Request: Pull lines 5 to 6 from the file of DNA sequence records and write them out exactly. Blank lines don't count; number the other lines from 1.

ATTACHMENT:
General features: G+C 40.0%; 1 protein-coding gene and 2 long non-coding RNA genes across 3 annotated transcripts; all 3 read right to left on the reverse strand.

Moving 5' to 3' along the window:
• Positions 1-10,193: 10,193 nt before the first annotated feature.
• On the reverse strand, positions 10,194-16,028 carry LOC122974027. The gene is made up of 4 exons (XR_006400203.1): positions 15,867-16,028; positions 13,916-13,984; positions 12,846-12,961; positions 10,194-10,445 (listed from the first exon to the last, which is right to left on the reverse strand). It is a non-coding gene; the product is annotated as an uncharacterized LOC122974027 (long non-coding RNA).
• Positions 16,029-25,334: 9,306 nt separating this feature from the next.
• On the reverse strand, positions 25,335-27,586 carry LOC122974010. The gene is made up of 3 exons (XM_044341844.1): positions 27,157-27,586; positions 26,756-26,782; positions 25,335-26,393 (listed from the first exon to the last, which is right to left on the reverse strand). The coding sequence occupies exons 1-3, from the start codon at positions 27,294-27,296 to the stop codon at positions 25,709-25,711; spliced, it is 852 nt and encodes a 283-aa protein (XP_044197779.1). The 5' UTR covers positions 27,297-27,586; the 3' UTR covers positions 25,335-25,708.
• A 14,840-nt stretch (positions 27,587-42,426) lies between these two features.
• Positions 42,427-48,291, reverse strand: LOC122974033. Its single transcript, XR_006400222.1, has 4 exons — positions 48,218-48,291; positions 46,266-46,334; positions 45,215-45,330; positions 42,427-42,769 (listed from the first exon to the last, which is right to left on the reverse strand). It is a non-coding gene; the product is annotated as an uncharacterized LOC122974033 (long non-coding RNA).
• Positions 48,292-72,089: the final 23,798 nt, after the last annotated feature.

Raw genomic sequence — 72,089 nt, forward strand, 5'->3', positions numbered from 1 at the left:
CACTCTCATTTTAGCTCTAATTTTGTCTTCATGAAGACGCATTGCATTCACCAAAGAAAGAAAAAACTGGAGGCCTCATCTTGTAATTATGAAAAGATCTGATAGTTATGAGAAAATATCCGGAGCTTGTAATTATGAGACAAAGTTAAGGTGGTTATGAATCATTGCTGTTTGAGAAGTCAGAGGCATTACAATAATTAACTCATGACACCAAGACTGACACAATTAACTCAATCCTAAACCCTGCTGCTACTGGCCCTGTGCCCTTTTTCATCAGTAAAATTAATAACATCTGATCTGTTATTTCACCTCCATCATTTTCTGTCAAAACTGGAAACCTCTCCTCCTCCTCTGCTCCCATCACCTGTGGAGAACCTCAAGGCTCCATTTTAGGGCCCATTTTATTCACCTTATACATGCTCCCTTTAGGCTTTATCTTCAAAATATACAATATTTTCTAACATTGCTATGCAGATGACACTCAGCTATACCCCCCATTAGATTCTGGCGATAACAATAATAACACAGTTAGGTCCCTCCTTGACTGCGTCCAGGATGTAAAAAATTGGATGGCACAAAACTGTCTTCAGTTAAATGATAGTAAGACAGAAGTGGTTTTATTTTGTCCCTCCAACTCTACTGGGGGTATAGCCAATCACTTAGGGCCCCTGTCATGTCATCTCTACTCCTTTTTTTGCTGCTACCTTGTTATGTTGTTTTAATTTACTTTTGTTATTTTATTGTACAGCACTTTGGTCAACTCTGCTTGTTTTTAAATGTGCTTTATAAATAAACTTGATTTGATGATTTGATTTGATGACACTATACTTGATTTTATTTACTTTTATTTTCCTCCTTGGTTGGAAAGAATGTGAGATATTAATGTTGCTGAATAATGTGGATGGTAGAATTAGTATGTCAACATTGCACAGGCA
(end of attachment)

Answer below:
• Positions 16,029-25,334: 9,306 nt separating this feature from the next.
• On the reverse strand, positions 25,335-27,586 carry LOC122974010. The gene is made up of 3 exons (XM_044341844.1): positions 27,157-27,586; positions 26,756-26,782; positions 25,335-26,393 (listed from the first exon to the last, which is right to left on the reverse strand). The coding sequence occupies exons 1-3, from the start codon at positions 27,294-27,296 to the stop codon at positions 25,709-25,711; spliced, it is 852 nt and encodes a 283-aa protein (XP_044197779.1). The 5' UTR covers positions 27,297-27,586; the 3' UTR covers positions 25,335-25,708.